Software considers all possible combinations of scenarios to yield the best solution
With diesel prices above $4 per gallon and average fleet operating costs at more than $1.60 per mile, any opportunity to reduce mileage is worth pursuing. Technology has the ability to consider all possible combinations of options to eliminate miles without losing customers.
One year ago, Red Ball Oxygen Co. began using routing software from Appian Logistics to improve efficiency in delivering its compressed gas products. Some orders are delivered with scheduled “milk runs,” while others are called in by customers a day or two before they expect delivery.
All orders, about 250 per day, are sent to the Appian server in the afternoon. Within minutes, Red Ball Oxygen has its next-day routes planned for all of its 24 locations. The routes consider product types, quantities, delivery time windows and other details.
“It creates a lot of opportunities. The more information you have, the better decisions drivers can make.” – Mike Zupon, Ward Transport director of information technology
With the technology, the company has increased the number of large trucks on local routes and the number of smaller vehicles on more distant routes, a practice that has decreased fuel consumption and maintenance costs. Mileage has decreased by more than 5,000 miles per week, revenues have grown, and net income is up by 12 percent, says Kate Treadwell, chief technology officer.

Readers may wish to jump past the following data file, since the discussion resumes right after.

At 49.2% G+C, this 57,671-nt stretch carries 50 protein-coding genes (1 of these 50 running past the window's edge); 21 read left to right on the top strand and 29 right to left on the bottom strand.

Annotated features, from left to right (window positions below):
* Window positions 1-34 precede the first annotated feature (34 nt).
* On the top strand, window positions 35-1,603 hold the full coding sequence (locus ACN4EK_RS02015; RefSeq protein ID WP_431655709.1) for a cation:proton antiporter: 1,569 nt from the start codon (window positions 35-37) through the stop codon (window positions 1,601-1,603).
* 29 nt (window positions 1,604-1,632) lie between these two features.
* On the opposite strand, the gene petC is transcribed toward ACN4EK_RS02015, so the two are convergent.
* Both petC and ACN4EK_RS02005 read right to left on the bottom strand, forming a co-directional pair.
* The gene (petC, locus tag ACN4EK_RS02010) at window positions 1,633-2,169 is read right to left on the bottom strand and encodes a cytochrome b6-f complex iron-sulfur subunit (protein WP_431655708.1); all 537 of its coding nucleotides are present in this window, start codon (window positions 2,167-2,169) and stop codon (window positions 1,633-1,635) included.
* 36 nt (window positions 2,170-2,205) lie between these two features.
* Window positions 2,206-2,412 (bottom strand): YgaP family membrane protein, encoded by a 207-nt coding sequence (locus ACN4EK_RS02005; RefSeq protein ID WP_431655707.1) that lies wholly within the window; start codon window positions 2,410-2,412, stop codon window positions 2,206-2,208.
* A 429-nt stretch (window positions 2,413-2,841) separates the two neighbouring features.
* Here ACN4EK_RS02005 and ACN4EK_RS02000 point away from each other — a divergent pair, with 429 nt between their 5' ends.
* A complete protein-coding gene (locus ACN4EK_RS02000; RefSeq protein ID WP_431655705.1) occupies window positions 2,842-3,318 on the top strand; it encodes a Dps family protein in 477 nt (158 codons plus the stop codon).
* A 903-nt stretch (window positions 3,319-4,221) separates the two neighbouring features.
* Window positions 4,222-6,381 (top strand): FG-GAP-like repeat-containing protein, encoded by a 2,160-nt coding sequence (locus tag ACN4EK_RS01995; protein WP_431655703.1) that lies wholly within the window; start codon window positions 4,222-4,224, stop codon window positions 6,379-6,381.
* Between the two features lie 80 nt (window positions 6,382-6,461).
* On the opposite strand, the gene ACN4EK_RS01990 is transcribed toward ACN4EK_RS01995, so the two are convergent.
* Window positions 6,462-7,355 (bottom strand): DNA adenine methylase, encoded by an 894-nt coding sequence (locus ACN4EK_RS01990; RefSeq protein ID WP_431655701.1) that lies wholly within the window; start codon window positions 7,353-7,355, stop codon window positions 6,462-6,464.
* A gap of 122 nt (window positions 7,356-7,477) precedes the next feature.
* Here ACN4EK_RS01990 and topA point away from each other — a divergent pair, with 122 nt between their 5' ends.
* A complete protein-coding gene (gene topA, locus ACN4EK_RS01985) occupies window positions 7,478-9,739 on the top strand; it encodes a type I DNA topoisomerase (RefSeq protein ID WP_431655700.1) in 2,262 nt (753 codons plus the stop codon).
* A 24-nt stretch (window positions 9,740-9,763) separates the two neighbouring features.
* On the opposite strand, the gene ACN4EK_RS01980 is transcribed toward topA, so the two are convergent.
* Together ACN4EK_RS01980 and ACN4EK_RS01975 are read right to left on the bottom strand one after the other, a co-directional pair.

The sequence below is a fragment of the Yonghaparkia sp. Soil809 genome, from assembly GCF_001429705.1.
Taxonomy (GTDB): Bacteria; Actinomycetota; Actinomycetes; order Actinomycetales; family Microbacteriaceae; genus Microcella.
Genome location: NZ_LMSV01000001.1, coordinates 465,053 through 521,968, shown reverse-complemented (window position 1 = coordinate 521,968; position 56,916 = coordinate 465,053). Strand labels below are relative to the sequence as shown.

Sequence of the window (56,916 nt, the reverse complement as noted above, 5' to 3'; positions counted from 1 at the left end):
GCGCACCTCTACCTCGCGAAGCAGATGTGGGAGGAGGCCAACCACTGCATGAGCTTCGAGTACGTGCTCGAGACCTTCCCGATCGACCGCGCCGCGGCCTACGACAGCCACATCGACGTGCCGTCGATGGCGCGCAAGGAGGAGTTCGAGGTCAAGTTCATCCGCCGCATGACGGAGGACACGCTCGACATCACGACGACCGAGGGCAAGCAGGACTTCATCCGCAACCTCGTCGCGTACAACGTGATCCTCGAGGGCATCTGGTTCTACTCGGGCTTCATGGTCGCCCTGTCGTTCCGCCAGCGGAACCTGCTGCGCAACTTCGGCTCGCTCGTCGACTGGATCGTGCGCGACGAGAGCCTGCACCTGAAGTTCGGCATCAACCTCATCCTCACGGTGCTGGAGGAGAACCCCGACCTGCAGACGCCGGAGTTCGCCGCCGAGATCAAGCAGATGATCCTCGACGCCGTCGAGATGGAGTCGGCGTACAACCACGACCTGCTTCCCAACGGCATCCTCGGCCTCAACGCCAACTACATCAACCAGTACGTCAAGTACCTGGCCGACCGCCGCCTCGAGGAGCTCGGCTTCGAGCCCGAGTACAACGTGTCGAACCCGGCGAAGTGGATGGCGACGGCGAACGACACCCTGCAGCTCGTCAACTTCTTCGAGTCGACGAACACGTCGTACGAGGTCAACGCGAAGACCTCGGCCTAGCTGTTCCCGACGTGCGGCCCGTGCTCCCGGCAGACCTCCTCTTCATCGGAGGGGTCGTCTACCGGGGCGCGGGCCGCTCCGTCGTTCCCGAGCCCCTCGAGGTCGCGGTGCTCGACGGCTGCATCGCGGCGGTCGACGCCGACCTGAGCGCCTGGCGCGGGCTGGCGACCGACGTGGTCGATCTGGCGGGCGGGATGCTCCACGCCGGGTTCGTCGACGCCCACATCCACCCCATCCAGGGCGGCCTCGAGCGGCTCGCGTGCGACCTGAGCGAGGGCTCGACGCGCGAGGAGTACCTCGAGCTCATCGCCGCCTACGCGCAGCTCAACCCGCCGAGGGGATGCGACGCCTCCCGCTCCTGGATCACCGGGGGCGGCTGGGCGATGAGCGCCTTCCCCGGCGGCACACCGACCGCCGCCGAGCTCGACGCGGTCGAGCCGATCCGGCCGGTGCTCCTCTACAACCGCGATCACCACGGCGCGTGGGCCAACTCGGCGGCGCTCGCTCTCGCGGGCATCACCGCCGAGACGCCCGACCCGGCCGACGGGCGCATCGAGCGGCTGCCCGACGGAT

As with most technology, routing software is becoming more advanced and easier to use. Four specific features are giving fleets a faster return on investment: Usability, real-time compatibility, driver workflow and performance monitoring.
Implementing routing and scheduling technology once required advanced degrees in engineering and computer science. With today’s technology, any user can upload order information, accounting data, customer service requirements and other details into routing software to obtain instant optimized results.
“In all of the data setup and preparation, you are dealing with something that people have familiarity with,” says James Stevenson, vice president of sales for Appian, a division of TMW Systems. “Anybody who can use a spreadsheet can use routing software.”
The more time-consuming and difficult process is to balance cost savings with customer service requirements. The technology might reduce total miles and hours by 10 to 15 percent, but implementing all of those changes at once always is not feasible.
Besides using the technology to find ways to operate more efficiently, the software can help analyze the impact of prospective business and seasonal volumes in terms of cost and service.
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